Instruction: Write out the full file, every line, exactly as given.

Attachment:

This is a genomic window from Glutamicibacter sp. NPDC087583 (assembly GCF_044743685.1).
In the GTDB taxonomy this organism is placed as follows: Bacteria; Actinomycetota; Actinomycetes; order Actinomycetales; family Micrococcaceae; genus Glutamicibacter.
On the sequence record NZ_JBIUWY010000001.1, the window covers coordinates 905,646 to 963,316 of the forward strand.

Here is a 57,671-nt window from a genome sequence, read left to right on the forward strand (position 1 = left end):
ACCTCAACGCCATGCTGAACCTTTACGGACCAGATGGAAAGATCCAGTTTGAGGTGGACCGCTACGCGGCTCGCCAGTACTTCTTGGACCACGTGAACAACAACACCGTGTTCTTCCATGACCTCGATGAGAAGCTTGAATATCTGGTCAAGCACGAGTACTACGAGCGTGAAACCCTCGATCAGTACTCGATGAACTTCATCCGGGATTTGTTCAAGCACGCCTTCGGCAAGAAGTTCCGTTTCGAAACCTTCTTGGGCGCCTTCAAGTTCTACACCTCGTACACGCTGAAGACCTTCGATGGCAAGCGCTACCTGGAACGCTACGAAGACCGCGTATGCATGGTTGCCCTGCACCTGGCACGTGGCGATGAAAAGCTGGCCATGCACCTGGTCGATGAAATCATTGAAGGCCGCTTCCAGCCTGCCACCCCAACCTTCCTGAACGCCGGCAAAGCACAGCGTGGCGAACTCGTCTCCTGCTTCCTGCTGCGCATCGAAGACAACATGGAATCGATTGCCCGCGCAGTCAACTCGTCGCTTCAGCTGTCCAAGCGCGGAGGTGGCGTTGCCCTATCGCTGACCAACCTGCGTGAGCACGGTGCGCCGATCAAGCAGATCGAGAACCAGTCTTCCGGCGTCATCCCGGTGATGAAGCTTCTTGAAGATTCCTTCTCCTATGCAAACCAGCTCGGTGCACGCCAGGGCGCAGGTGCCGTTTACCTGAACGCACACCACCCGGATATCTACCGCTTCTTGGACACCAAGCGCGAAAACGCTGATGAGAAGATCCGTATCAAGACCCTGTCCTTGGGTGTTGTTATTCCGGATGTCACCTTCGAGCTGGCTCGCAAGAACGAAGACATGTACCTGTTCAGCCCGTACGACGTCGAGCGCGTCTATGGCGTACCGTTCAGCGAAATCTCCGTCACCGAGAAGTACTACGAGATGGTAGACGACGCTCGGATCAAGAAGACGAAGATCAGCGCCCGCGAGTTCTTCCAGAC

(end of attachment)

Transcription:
This is a genomic window from Glutamicibacter sp. NPDC087583 (assembly GCF_044743685.1).
In the GTDB taxonomy this organism is placed as follows: Bacteria; Actinomycetota; Actinomycetes; order Actinomycetales; family Micrococcaceae; genus Glutamicibacter.
On the sequence record NZ_JBIUWY010000001.1, the window covers coordinates 905,646 to 963,316 of the forward strand.

Here is a 57,671-nt window from a genome sequence, read left to right on the forward strand (position 1 = left end):
ACCTCAACGCCATGCTGAACCTTTACGGACCAGATGGAAAGATCCAGTTTGAGGTGGACCGCTACGCGGCTCGCCAGTACTTCTTGGACCACGTGAACAACAACACCGTGTTCTTCCATGACCTCGATGAGAAGCTTGAATATCTGGTCAAGCACGAGTACTACGAGCGTGAAACCCTCGATCAGTACTCGATGAACTTCATCCGGGATTTGTTCAAGCACGCCTTCGGCAAGAAGTTCCGTTTCGAAACCTTCTTGGGCGCCTTCAAGTTCTACACCTCGTACACGCTGAAGACCTTCGATGGCAAGCGCTACCTGGAACGCTACGAAGACCGCGTATGCATGGTTGCCCTGCACCTGGCACGTGGCGATGAAAAGCTGGCCATGCACCTGGTCGATGAAATCATTGAAGGCCGCTTCCAGCCTGCCACCCCAACCTTCCTGAACGCCGGCAAAGCACAGCGTGGCGAACTCGTCTCCTGCTTCCTGCTGCGCATCGAAGACAACATGGAATCGATTGCCCGCGCAGTCAACTCGTCGCTTCAGCTGTCCAAGCGCGGAGGTGGCGTTGCCCTATCGCTGACCAACCTGCGTGAGCACGGTGCGCCGATCAAGCAGATCGAGAACCAGTCTTCCGGCGTCATCCCGGTGATGAAGCTTCTTGAAGATTCCTTCTCCTATGCAAACCAGCTCGGTGCACGCCAGGGCGCAGGTGCCGTTTACCTGAACGCACACCACCCGGATATCTACCGCTTCTTGGACACCAAGCGCGAAAACGCTGATGAGAAGATCCGTATCAAGACCCTGTCCTTGGGTGTTGTTATTCCGGATGTCACCTTCGAGCTGGCTCGCAAGAACGAAGACATGTACCTGTTCAGCCCGTACGACGTCGAGCGCGTCTATGGCGTACCGTTCAGCGAAATCTCCGTCACCGAGAAGTACTACGAGATGGTAGACGACGCTCGGATCAAGAAGACGAAGATCAGCGCCCGCGAGTTCTTCCAGAC